Poem — Kerry Popplewell

Reading The Master

(In memory of Stuart Johnston)

 

Last year before you died, you told me

about this book – admired its reticence,

the way it invited complicity,

embraced the challenge of tangle.

 

Trusting your judgement, I’m reading it now

in bed on a hot morning, noting just

how skeletal my feet appear thrust out

on the crumpled sheet in early light.

 

The book is much taken with observing death –

the way we watch others approach it, nudge

closer to usurp their right, while expecting

our own appointment to be deferred.

 

I try to imagine you perusing it

during those last difficult months,

giving it – as you gave each stray

visitor – keen, unsolemn concern.

 

Sooner than narrow your mind’s focus

onto your coming death, you crafted this

into a final gift, a matter for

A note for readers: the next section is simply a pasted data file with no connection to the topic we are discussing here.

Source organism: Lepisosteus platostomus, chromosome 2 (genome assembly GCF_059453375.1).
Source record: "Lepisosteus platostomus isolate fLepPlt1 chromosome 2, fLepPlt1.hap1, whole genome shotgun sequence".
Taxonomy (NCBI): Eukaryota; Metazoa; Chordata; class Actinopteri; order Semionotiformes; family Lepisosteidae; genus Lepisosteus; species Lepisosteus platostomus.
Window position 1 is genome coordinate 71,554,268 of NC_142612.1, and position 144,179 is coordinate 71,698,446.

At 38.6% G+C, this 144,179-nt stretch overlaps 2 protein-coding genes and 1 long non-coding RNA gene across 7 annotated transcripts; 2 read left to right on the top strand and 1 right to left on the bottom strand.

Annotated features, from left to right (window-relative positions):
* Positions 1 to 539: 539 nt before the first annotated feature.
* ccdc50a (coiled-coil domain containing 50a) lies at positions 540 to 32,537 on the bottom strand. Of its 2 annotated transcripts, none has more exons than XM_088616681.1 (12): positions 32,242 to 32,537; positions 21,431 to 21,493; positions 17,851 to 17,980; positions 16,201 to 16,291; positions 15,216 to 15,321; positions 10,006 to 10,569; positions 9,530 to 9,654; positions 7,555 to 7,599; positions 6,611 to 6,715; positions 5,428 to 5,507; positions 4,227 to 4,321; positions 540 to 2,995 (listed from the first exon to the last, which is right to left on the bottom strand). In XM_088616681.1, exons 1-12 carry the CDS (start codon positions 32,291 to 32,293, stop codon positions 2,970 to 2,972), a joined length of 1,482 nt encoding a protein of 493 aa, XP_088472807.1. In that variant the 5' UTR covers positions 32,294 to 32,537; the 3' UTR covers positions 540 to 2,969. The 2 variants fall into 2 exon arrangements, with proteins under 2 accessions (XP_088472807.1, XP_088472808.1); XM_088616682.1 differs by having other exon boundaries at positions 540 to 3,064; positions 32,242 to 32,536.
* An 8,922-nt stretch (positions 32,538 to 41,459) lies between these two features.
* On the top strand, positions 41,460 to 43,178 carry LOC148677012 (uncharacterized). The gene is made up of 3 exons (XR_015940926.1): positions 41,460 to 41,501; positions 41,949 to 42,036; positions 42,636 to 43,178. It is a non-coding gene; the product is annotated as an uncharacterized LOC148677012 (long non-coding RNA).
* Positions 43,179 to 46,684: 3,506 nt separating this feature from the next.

proximate wonder, an open ending.

 

Kerry Popplewell

Tagged with: , ,
Posted in Poem
Search the archive
Generic selectors
Exact matches only
Search in title
Search in content
Search in posts
Search in pages
Filter by Categories
Architecture
Art
Autobiography
Awards
Biography
Byline
Children
Comment
Contents
ebooks
Economics
Editorial
Education
Essays
Extract
Fiction
Gender
Graphic novel
Health
History
Imprints
Language
Lecture
Letters
Letters
Literature
Māori
Media
Memoir
Music
Natural History
Non-fiction
Obituaries
Opinion
Pacific
Photography
Plays
Poem
Poetry
Politics & Law
Psychology
Religion
Review
Science
Short stories
Sociology
Sport
Subscribers only
Uncategorized
War
YA Reviewers
Young adults
Recent issues: subscriber-only access

Subscribe to NZ Books to access the issues above

Search by category

See more